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Facing similarities from last year, Wolverines focus on first round

Alden Reiss/Daily
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By Daniel Wasserman, Daily Sports Writer
Published March 17, 2013

As a No. 4 seed and co-Big Ten champion last year, the Michigan men’s basketball team had its sights set on bigger and better things than a loss in its first NCAA Tournament game. Standing in its way, though, was Ohio, and instead, it was the 13th-seeded Bobcats who dashed to the Sweet Sixteen before dropping a closely contested game to North Carolina in the regional semifinal.

The Wolverines’ first-round opponent this year, South Dakota State, shares several commonalities with Ohio. Both teams — each No. 13 seeds — entered the Big Dance riding win streaks after winning their conference tournaments, and each features a talented veteran point guard.

Hoping not to repeat its fate from the previous year, several Michigan players that were on last year’s team openly admitted they’d use the upset as a teaching tool, showing that anyone can be beat in the tournament.

“Definitely, I’ll bring that up because as a freshman, or any player, it’s March — March Madness,” said sophomore point guard Trey Burke. “It’s hard to not look at the bracket and see where you would be if you were to play in the Elite Eight, or who you could potentially play in the Sweet Sixteen. It’s hard (not) to do that, so it’s my job as a captain … to continue to tell them that we’ve got to take each game by each game and not look ahead.”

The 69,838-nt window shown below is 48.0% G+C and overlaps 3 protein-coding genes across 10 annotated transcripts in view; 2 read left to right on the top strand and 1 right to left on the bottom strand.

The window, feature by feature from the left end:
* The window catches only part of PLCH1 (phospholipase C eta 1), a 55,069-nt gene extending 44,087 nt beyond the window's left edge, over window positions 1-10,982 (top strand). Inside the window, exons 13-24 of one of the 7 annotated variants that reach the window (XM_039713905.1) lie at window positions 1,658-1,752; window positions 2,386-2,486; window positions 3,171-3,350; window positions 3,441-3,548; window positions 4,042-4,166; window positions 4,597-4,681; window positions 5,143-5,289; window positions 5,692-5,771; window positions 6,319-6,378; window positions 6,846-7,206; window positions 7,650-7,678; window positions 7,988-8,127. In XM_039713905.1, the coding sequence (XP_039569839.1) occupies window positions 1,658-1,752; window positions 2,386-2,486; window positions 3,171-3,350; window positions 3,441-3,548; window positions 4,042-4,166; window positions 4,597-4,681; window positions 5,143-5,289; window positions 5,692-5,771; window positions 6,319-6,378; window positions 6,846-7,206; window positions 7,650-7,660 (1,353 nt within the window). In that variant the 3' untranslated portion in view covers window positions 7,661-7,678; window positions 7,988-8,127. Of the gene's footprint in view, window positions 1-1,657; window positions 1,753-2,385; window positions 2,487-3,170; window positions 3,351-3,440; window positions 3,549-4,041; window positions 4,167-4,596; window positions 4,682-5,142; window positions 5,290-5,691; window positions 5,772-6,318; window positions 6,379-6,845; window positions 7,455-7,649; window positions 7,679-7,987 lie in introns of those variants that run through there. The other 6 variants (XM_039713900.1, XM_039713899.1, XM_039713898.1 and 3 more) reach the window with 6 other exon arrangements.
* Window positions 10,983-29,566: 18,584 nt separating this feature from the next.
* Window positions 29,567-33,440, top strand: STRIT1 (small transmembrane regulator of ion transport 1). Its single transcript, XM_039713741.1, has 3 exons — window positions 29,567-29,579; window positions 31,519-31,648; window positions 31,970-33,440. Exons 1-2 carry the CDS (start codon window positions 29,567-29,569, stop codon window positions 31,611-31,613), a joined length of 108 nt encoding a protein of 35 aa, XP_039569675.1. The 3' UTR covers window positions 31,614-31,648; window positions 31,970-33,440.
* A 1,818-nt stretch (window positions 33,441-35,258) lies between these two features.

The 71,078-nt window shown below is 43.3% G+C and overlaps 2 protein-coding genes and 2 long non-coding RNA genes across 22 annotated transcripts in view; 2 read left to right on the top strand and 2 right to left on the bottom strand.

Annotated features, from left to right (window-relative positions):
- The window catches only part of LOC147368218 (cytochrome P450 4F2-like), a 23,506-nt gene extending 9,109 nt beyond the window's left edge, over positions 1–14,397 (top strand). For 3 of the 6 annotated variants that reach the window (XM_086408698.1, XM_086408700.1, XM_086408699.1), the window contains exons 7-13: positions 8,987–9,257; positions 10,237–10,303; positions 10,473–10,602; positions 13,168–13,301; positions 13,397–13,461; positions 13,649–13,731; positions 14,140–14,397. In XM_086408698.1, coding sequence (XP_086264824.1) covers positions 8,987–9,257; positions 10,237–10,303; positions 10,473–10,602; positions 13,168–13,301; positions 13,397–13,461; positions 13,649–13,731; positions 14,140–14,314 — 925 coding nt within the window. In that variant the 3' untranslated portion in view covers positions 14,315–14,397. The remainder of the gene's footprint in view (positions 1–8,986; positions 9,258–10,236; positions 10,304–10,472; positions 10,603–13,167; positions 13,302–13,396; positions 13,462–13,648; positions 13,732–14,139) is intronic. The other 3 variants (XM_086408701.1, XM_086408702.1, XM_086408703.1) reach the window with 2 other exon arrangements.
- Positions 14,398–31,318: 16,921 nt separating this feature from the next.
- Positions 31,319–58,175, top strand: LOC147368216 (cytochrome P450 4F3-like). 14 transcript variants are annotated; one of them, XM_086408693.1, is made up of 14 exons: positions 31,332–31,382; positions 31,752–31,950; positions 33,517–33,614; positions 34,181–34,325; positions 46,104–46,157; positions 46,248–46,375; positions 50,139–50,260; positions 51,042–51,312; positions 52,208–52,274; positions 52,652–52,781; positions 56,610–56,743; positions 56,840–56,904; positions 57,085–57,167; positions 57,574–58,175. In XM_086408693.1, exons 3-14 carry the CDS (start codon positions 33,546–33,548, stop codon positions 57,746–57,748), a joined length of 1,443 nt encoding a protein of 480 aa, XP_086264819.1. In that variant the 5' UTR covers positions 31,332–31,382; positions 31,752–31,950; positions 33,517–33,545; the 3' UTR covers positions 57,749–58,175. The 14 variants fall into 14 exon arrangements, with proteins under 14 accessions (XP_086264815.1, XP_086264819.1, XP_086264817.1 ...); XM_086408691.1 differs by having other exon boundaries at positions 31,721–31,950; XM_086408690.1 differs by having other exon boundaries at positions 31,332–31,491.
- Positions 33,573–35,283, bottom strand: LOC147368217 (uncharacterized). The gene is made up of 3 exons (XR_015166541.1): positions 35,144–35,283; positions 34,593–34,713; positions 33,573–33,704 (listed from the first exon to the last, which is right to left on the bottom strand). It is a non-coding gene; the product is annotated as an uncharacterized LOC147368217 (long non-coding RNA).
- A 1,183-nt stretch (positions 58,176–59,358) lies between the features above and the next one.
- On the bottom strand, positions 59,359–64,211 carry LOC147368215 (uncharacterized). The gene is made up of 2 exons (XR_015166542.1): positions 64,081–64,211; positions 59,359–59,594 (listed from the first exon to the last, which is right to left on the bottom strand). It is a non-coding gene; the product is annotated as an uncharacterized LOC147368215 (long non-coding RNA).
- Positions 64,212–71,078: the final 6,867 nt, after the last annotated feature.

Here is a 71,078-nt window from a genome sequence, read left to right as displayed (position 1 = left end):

As a leader, Burke said that the team will “definitely hear my voice and just my opinion about how we should approach this game.” Burke referred to last year’s loss as a “trap game,” and that he’ll make sure Michigan doesn’t get off to another slow start like last year.

Both junior guard Tim Hardaway Jr. and redshirt junior forward Jordan Morgan also said they’d make sure everyone, especially the team’s five freshmen, don’t forget about the Ohio game, but Morgan was also quick to point out that the freshmen have had experience this year losing games the team shouldn’t lose. Though he didn’t specify which games he was referring to, the loss at previously winless Penn State certainly comes to mind.

“This is really a different team (than last year’s),” Morgan said. “We lost some close games (this year), games that we didn’t think we could lose, games in ways we wished we hadn’t lost. You can’t take anyone lightly, and I think this team has done a good job at teaching us that.”

Michigan coach John Beilein thought his team had turned “stale” by late Friday afternoon when the Wolverines faced off against Ohio in Nashville, Tenn. last March. And when Michigan opened the game by missing open layups and easy jump shots allowing the Bobcats to jump out to an early lead, the coach admitted that his team “played not to lose.”

“We’re doing everything we can to make sure we go in there and play to win,” Beilein said.

Still, Beilein cautioned, he can’t overplay last year’s loss, and while he certainly acknowledged an urgency the team must play with, there’s a fine line he must walk.

“I think you’ve got to be careful there,” Beilein said. “We have to make sure we go after this with everything we can … but you can’t go in with this attitude where, ‘We’re going to go home if we don’t win.’ ”